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Hawk Limited Edition


Price: £19.69 & FREE Delivery in the UK. Details
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Music

Image of album by Isobel Campbell and Mark Lanegan

Photos

Image of Isobel Campbell and Mark Lanegan

Biography

Isobel Campbell & Mark Lanegan
Hawk

Isobel Campbell has worn any number of hats over the course of her remarkable decade and a half in music, from her stint as cellist and vocalist with Scottish indie-pop faves Belle and Sebastian to her role as bandleader in the Gentle Waves to her work as duet partner, arranger and producer on a series of acclaimed albums with former Screaming ... Read more in Amazon's Isobel Campbell and Mark Lanegan Store

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Frequently Bought Together

Hawk + Ballad of the Broken Seas
Price For Both: £29.69

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Product details

  • Audio CD (16 Aug 2010)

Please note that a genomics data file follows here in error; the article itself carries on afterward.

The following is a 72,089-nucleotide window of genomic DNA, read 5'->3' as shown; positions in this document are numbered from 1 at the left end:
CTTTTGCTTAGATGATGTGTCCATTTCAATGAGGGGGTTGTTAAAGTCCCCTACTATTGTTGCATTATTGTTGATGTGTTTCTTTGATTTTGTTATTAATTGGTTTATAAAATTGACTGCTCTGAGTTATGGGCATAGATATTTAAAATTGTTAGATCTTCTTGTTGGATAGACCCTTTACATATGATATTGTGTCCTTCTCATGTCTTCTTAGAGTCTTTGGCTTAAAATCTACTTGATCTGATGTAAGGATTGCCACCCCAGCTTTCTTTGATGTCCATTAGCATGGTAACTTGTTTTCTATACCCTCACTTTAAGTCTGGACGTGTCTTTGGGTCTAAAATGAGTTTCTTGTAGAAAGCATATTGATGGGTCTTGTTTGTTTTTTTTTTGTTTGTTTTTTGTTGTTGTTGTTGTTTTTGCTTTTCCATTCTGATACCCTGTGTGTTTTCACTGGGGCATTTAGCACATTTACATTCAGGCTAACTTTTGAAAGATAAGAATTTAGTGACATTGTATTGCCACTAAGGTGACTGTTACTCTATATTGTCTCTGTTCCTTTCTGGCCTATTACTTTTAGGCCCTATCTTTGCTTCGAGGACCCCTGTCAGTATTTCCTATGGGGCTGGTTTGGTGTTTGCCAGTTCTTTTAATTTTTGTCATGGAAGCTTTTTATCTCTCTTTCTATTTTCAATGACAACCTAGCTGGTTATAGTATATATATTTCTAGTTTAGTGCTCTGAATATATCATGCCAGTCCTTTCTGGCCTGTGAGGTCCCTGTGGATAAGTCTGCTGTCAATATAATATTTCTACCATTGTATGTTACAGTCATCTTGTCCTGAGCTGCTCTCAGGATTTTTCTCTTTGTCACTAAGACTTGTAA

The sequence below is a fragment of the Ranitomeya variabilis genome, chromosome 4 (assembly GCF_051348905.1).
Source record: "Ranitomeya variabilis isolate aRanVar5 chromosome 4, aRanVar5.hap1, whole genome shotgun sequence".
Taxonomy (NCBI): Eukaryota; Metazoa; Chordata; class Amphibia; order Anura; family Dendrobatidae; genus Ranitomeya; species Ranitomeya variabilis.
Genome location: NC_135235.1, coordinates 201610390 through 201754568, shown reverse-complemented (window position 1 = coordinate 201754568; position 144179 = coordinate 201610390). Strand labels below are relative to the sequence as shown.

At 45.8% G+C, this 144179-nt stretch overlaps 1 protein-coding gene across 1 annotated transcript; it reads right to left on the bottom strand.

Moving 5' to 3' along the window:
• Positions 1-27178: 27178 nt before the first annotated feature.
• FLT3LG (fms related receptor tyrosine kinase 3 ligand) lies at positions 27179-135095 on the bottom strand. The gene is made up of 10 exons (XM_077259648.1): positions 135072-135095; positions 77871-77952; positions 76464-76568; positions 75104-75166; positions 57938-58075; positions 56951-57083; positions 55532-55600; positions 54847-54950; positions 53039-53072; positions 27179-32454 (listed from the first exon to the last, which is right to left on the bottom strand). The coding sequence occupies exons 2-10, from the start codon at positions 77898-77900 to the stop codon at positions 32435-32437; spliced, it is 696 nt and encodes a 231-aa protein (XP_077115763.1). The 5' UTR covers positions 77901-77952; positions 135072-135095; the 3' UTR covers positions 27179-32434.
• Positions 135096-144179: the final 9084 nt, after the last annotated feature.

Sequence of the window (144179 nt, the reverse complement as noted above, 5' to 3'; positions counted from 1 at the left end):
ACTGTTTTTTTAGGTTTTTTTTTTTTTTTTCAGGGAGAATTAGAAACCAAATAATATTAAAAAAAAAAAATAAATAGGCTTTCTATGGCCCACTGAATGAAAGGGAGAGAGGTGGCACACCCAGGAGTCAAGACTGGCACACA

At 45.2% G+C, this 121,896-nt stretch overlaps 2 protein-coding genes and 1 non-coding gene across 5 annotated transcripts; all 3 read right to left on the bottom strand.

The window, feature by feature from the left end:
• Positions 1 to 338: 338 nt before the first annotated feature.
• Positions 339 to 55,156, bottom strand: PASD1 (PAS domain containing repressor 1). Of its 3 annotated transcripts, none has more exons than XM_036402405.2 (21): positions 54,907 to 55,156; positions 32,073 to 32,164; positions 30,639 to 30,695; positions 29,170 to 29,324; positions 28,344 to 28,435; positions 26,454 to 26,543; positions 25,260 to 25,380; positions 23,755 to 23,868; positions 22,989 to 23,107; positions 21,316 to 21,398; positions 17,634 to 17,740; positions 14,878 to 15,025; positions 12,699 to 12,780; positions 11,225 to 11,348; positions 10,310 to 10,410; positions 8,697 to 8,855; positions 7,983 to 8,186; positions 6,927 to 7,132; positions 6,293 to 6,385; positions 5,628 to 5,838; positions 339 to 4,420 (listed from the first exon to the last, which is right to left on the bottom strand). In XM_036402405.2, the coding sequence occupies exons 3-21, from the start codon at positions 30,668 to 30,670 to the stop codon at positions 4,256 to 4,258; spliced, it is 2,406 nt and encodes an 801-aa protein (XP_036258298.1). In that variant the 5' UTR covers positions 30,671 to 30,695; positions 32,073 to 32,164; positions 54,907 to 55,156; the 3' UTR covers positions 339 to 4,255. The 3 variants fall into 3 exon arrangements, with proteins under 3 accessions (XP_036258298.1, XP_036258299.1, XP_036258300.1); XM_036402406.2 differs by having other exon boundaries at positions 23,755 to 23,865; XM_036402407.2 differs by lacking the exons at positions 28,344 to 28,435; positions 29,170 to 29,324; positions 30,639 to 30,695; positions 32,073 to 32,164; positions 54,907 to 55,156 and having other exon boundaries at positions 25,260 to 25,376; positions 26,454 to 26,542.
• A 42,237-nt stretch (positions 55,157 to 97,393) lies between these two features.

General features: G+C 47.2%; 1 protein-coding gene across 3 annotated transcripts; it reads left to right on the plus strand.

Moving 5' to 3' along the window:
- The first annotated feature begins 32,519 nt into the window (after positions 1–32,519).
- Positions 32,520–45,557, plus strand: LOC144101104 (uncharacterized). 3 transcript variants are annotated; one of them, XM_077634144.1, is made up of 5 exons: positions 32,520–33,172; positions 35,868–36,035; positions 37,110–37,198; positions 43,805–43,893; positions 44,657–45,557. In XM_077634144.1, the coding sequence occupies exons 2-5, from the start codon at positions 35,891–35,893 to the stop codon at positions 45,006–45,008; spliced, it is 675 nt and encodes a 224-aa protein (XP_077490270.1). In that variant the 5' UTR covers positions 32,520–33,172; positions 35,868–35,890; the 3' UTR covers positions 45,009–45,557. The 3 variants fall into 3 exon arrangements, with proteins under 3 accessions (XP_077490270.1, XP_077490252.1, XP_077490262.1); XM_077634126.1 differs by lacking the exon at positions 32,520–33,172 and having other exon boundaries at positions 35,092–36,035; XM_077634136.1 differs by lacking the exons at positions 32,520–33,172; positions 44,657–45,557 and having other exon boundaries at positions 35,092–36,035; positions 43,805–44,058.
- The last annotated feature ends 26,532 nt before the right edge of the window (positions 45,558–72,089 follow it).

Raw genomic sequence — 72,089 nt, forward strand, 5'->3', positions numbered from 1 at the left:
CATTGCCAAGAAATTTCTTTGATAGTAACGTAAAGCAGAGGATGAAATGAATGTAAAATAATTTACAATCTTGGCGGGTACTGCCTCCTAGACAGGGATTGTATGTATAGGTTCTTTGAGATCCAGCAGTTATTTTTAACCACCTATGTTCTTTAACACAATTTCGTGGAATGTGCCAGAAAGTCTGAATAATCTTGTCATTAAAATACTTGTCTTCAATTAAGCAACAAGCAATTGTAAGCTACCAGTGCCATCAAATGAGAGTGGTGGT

• Number of Discs: 1
  • Format: Limited Edition
  • Label: V2 Records
  • ASIN: B003TVMHV2
  • Other Editions: Audio CD  |  Vinyl  |  MP3 Download
  • Average Customer Review: 4.3 out of 5 stars  See all reviews (11 customer reviews)
  • Amazon Bestsellers Rank: 91,227 in Music (See Top 100 in Music)

Product Description

BBC Review

The most unlikely pairing in rock is now three albums old, and still it’s surprising that Isobel Campbell and Mark Lanegan have very much in common at all, let alone the ability to inhabit the same songs. Yet for all the eyebrows raised by a country-folk partnership between the fragrant, whisper-voiced founding member and cellist of Belle and Sebastian and the former ‘exhaustion’-prone ex-junkie singer with Screaming Trees and Queens of the Stone Age, it’s a union that just keeps on giving, with the steelier, more focussed Hawk the best they’ve given yet.

They may take co-billing, but the plaudits all belong to Campbell. As much as Lanegan’s gruff, Marlboros ’n’ bourbon growl is a draw card, Campbell is writer, producer, arranger and constant counterpoint to Lanegan’s malevolence. Hawk cements her standing alongside maverick serial collaborators such as Kurt Wagner and Will Oldham.